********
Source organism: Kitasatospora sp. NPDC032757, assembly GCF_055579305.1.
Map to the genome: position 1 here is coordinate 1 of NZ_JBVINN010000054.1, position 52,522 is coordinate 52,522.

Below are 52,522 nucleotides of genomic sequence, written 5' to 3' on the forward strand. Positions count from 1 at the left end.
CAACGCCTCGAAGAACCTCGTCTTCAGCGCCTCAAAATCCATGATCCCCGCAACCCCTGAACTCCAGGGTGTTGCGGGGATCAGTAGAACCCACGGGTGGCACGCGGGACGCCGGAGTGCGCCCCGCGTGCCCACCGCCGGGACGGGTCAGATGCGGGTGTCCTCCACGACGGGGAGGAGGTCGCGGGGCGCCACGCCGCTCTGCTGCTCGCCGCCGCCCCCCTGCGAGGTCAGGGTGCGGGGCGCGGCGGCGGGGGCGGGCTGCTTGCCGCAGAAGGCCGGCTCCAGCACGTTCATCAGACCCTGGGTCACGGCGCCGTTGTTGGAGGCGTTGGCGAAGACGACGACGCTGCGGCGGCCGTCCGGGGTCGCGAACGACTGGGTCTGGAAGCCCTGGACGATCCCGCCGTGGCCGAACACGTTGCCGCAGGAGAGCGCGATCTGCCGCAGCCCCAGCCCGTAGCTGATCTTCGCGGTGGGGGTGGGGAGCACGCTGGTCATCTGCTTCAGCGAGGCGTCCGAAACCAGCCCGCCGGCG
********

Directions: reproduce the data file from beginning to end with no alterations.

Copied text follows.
Source organism: Kitasatospora sp. NPDC032757, assembly GCF_055579305.1.
Map to the genome: position 1 here is coordinate 1 of NZ_JBVINN010000054.1, position 52,522 is coordinate 52,522.

Below are 52,522 nucleotides of genomic sequence, written 5' to 3' on the forward strand. Positions count from 1 at the left end.
CAACGCCTCGAAGAACCTCGTCTTCAGCGCCTCAAAATCCATGATCCCCGCAACCCCTGAACTCCAGGGTGTTGCGGGGATCAGTAGAACCCACGGGTGGCACGCGGGACGCCGGAGTGCGCCCCGCGTGCCCACCGCCGGGACGGGTCAGATGCGGGTGTCCTCCACGACGGGGAGGAGGTCGCGGGGCGCCACGCCGCTCTGCTGCTCGCCGCCGCCCCCCTGCGAGGTCAGGGTGCGGGGCGCGGCGGCGGGGGCGGGCTGCTTGCCGCAGAAGGCCGGCTCCAGCACGTTCATCAGACCCTGGGTCACGGCGCCGTTGTTGGAGGCGTTGGCGAAGACGACGACGCTGCGGCGGCCGTCCGGGGTCGCGAACGACTGGGTCTGGAAGCCCTGGACGATCCCGCCGTGGCCGAACACGTTGCCGCAGGAGAGCGCGATCTGCCGCAGCCCCAGCCCGTAGCTGATCTTCGCGGTGGGGGTGGGGAGCACGCTGGTCATCTGCTTCAGCGAGGCGTCCGAAACCAGCCCGCCGGCG